Piracy off the coast of Somalia - Foreign Affairs Committee Contents

2  Somali piracy

Who are the pirates and how do they operate?

5.  Somali pirates are usually characterized in one of two ways. The first description of the pirate groups accords to a broadly sympathetic narrative in which they are former fishermen who were forced to protect their waters from illegal fishing and dumping of waste following the breakdown of order in Somalia. Some of the pirate groups encourage this description, even naming some of their groups as the 'coastguard' and making reference to the acts of piracy as a kind of 'tax' on the illegal fishing vessels.[5] However, the UN Monitoring Group on Somalia[6] noted that only 6.5% of Somali piracy attacks have been against fishing vessels: the vast majority of piracy over the last four years has been against larger, merchant vessels carrying goods between east and west.[7] An alternative view of the pirate groups is less romantic, depicting the groups as "simple maritime criminals",[8] many of whom were never fishermen but rather were attracted by the lucrative illegal gains from piracy, and who have established a large-scale criminal enterprise which is actively harming development in Somalia. Captain Reindorp, Head of the Defence Crisis Management Centre at the Ministry of Defence (MoD), agreed with this view, stating: "The early days of what press reports and academic works describe as subsistence pirates, who go to sea because they have had their livelihood taken away from them, are long gone."[9]

6.  There are thought to be between 1,500 and 3,000 pirates operating off the coast of Somalia.[10] Saferworld, a non-governmental organization which works with grassroots organisations in Somalia, conducted focus groups in Somalia to find out more about the pirates and the Somali communities' view of piracy. Their respondents describe the pirates as men with few options, who are lured by the benefits of crime:

today's pirates range in age from about 15 to 30 and are almost entirely male. […] most pirates are uneducated and unskilled and many come from rural communities where they find it increasingly difficult to make a living from tending livestock. For these young men, […] piracy offers the possibility of getting rich quick and enjoying associated benefits of a more affluent lifestyle, marriage and increased khat use.[11]

7.  Captain Reindorp noted that these men are merely the 'foot soldiers' of piracy who are at the bottom of an investment chain.[12] Somali investors (who, as one witness to this inquiry noted, "could be serious businessmen or, as we found recently, a 19-year-old with his cousin") finance pirate operations and receive a return once ransoms are delivered.[13] Many experts also believe that some groups have sponsors abroad who receive a substantial share of the proceeds.[14] The role of investors is considered in greater detail in paragraphs 116-118.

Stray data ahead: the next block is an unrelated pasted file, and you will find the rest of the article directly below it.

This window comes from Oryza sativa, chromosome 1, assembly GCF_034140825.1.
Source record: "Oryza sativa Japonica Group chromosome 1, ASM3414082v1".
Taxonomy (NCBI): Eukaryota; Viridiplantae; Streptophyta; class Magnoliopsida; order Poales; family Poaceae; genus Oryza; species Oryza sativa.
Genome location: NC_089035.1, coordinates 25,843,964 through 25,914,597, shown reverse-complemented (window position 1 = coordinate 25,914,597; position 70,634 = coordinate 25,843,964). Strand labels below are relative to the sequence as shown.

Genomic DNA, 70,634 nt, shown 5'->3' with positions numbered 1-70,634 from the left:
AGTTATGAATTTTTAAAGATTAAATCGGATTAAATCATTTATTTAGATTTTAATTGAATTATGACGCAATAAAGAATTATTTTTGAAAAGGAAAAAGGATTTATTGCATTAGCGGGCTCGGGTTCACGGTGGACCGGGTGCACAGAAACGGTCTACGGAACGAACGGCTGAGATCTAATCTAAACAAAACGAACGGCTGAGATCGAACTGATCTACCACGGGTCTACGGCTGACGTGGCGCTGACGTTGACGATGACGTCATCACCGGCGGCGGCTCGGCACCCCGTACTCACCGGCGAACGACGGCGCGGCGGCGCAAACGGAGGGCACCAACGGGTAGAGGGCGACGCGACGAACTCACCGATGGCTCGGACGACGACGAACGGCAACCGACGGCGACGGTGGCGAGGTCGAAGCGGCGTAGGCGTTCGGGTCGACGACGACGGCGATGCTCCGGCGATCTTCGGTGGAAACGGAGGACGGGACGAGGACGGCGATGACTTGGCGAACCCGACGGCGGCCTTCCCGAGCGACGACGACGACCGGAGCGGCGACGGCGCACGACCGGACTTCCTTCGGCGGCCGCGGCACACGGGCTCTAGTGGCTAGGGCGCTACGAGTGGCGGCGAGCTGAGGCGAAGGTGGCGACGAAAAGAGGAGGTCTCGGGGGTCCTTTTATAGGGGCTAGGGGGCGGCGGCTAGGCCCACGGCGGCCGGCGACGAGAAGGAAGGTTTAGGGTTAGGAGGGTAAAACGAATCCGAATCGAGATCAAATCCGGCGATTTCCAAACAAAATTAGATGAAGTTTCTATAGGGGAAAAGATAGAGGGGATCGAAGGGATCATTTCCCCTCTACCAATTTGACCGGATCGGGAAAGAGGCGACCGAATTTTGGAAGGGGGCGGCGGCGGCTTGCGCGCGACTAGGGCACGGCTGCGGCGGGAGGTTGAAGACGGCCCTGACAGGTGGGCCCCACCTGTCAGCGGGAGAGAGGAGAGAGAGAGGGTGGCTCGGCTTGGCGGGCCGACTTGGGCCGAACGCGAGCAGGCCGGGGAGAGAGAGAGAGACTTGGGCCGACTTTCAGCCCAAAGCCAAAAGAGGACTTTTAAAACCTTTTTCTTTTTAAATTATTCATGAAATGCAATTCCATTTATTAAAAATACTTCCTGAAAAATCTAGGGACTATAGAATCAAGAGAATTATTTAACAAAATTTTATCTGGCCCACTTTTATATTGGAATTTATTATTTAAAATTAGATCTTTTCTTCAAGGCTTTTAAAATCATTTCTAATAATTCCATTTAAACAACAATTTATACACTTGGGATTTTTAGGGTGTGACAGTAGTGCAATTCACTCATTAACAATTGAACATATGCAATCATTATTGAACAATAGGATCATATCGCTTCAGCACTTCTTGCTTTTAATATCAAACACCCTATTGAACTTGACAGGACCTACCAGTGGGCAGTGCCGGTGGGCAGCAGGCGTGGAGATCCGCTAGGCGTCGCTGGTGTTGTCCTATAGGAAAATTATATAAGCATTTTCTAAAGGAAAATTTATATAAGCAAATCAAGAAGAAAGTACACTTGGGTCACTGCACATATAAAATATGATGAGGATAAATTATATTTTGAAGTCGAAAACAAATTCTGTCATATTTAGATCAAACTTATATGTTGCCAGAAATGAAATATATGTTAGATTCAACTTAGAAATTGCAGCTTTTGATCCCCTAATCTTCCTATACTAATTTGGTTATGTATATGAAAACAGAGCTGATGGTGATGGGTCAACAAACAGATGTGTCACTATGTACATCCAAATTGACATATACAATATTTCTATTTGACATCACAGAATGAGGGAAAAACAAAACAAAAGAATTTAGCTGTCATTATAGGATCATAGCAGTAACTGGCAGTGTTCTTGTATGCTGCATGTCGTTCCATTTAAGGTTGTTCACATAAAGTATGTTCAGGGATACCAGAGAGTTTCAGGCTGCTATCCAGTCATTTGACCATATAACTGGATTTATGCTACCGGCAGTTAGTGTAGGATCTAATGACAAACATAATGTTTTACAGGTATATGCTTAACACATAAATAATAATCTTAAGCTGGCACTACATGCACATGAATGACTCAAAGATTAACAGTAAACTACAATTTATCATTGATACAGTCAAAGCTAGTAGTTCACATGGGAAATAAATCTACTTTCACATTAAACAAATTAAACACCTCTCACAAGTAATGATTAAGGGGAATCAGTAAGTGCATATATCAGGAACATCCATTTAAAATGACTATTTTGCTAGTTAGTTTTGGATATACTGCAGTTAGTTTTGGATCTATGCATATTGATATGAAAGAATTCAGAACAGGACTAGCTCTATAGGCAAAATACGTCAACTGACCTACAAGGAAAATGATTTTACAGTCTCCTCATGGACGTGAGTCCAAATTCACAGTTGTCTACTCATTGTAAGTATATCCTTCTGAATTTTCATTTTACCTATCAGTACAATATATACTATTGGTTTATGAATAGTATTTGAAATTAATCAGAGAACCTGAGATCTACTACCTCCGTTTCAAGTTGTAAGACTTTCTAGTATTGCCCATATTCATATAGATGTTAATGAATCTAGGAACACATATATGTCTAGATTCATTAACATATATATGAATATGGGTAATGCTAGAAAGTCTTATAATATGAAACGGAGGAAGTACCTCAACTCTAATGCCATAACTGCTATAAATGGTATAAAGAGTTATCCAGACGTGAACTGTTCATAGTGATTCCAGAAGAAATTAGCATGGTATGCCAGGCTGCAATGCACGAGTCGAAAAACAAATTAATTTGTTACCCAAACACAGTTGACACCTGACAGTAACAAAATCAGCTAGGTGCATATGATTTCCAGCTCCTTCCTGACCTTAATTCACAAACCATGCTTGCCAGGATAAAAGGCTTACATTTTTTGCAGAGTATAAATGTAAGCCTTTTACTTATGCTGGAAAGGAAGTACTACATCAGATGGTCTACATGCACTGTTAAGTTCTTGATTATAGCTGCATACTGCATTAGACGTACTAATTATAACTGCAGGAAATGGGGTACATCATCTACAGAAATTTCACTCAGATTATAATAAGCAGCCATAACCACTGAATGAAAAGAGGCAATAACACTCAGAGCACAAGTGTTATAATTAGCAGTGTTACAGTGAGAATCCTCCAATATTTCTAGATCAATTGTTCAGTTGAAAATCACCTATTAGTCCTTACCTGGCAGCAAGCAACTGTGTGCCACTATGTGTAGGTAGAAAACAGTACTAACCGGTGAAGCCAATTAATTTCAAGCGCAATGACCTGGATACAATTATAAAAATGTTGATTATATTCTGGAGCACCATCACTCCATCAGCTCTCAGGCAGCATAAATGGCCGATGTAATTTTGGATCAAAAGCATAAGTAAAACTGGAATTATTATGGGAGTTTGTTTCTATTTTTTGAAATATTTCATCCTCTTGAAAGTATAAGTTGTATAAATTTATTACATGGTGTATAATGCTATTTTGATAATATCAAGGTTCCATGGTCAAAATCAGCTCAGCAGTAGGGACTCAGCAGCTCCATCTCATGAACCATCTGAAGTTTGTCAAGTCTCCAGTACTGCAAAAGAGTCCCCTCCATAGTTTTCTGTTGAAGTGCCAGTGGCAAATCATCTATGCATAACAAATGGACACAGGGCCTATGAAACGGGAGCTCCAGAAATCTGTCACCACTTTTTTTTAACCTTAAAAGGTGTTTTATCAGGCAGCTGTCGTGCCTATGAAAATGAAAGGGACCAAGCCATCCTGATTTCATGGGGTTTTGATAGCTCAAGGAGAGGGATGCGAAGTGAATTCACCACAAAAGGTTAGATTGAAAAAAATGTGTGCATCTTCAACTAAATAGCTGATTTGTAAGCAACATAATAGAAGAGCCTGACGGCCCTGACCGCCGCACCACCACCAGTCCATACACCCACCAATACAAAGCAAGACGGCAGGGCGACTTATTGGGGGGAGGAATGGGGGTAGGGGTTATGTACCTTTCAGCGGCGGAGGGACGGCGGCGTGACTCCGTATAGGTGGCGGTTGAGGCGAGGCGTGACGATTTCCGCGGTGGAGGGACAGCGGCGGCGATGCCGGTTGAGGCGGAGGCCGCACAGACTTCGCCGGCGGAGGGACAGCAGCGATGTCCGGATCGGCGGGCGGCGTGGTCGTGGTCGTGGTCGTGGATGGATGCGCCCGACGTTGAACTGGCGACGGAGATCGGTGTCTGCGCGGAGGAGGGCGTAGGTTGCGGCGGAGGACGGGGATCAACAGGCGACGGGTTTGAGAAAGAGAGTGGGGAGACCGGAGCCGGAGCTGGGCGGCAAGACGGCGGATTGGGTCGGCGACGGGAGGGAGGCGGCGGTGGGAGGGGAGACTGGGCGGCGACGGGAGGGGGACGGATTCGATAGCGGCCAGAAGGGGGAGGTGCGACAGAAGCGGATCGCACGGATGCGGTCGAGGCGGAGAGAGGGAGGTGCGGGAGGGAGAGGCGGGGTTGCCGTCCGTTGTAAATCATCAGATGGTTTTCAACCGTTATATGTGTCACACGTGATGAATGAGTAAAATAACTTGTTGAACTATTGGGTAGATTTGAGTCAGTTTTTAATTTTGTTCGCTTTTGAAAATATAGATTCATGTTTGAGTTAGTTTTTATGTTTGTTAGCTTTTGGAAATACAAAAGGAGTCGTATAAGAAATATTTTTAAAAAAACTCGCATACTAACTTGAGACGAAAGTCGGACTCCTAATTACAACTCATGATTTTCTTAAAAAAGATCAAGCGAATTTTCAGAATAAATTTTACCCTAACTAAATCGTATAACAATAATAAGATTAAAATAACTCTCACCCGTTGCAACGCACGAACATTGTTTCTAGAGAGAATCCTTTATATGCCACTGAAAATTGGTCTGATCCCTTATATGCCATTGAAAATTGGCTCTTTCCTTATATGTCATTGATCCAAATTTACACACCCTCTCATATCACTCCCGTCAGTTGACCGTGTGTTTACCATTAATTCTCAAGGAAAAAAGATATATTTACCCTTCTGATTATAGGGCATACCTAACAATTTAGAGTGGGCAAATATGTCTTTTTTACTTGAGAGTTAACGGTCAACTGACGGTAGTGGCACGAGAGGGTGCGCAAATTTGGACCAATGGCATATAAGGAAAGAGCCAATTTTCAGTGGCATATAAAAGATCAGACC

8.  The pirates' area of operation has now extended far beyond the coast of Somalia into the Indian Ocean; for the purposes of this report, 'piracy off the coast of Somalia' and 'Somali piracy' will be taken to refer to piracy committed by groups whose base of operations is on the Somali coast. The piracy conducted by Somali groups is not traditional maritime piracy, which involves hijacking a ship and stealing it and/or its cargo. Somali pirate groups capture vessels in order to hold the ship, cargo and crew hostage and to demand a ransom from the ship owners or their families. As stated by European Union Naval Force (EUNAVFOR) Operation Commander Major General Howes:

This is not piracy in the classic sense that Emperor Augustus, Pliny and raiders off the Barbary Coast in 1753 would recognise. It is hostage and ransom.[15]

9.  Captain Reindorp provided a description of how pirates attack:

Most attacks occur either from a single skiff, a small vessel, or from two skiffs—generally not more than that. Each skiff contains between two and six pirates. They are armed with a range of weapons, normally small arms, ranging from the traditional AK47s to RPGs.[16] They will manoeuvre one of the skiffs to come alongside the vessel and they will throw up a line on a hook, a grappling rope or some form of apparatus by which they can climb up on to the freeboard of the ship. If they are detected during that, they will usually fire at the ship, generally in and around the bridge, aiming either to get the master to slow down or to clear their way on to the freeboard. Once they have got on to the ship, they will proceed to the bridge and take it over.[17]

10.  However, Captain Reindorp cautioned that there was no "typical attack" and that Somali pirates had proven to be very adaptable. Following a successful attack, pirates will steer the vessel toward anchorages on the Somali coast and open a negotiation with the shipowner or, in the case of private yachts, they will contact the hostages' families. Negotiations are usually conducted via satellite phone and can typically take between three and 12 months.

11.  One example of the pirates' flexibility is their adoption of 'motherships', vessels that are larger than skiffs and can carry fuel and food, allowing pirates to extend both the time they can spend at sea and their area of operations. Such motherships are often themselves pirated vessels. Motherships have become a focus of anxiety in the industry. A number of submissions called for governments to act against motherships, and Baltic Exchange (a maritime membership organisation) told us about their effect:

some Baltic Exchange members have had cause to extend the zone where they consider their vessels to be under threat to 1,400 miles around the region. The use of motherships also makes pirate operations 'weather-proof' as they are able to provide shelter to pirate skiffs. As the monsoon season approaches pirate attacks would normally abate. This year, for the first time, there has been no reduction in the number of attacks as a consequence of seasonal change.[18]